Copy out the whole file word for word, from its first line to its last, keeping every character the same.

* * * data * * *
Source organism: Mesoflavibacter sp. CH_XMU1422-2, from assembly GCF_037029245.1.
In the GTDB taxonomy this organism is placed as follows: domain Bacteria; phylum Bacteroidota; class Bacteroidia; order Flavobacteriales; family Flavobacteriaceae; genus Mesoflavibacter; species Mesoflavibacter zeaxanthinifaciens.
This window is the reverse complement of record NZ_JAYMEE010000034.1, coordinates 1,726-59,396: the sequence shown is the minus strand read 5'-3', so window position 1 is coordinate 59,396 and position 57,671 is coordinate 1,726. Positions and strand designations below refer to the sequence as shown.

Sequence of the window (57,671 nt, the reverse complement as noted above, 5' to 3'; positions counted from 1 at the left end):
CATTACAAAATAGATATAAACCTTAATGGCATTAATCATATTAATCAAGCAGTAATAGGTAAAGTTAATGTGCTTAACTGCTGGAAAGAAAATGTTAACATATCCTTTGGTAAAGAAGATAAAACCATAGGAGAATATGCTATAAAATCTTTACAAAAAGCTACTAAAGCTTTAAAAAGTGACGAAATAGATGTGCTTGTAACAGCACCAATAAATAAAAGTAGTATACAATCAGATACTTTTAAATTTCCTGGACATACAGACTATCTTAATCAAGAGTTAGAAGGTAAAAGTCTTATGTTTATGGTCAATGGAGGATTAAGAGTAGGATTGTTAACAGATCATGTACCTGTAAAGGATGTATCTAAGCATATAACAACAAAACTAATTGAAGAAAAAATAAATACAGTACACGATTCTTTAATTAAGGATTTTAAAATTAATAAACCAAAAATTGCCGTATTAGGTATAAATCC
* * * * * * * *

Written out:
Source organism: Mesoflavibacter sp. CH_XMU1422-2, from assembly GCF_037029245.1.
In the GTDB taxonomy this organism is placed as follows: domain Bacteria; phylum Bacteroidota; class Bacteroidia; order Flavobacteriales; family Flavobacteriaceae; genus Mesoflavibacter; species Mesoflavibacter zeaxanthinifaciens.
This window is the reverse complement of record NZ_JAYMEE010000034.1, coordinates 1,726-59,396: the sequence shown is the minus strand read 5'-3', so window position 1 is coordinate 59,396 and position 57,671 is coordinate 1,726. Positions and strand designations below refer to the sequence as shown.

Sequence of the window (57,671 nt, the reverse complement as noted above, 5' to 3'; positions counted from 1 at the left end):
CATTACAAAATAGATATAAACCTTAATGGCATTAATCATATTAATCAAGCAGTAATAGGTAAAGTTAATGTGCTTAACTGCTGGAAAGAAAATGTTAACATATCCTTTGGTAAAGAAGATAAAACCATAGGAGAATATGCTATAAAATCTTTACAAAAAGCTACTAAAGCTTTAAAAAGTGACGAAATAGATGTGCTTGTAACAGCACCAATAAATAAAAGTAGTATACAATCAGATACTTTTAAATTTCCTGGACATACAGACTATCTTAATCAAGAGTTAGAAGGTAAAAGTCTTATGTTTATGGTCAATGGAGGATTAAGAGTAGGATTGTTAACAGATCATGTACCTGTAAAGGATGTATCTAAGCATATAACAACAAAACTAATTGAAGAAAAAATAAATACAGTACACGATTCTTTAATTAAGGATTTTAAAATTAATAAACCAAAAATTGCCGTATTAGGTATAAATCC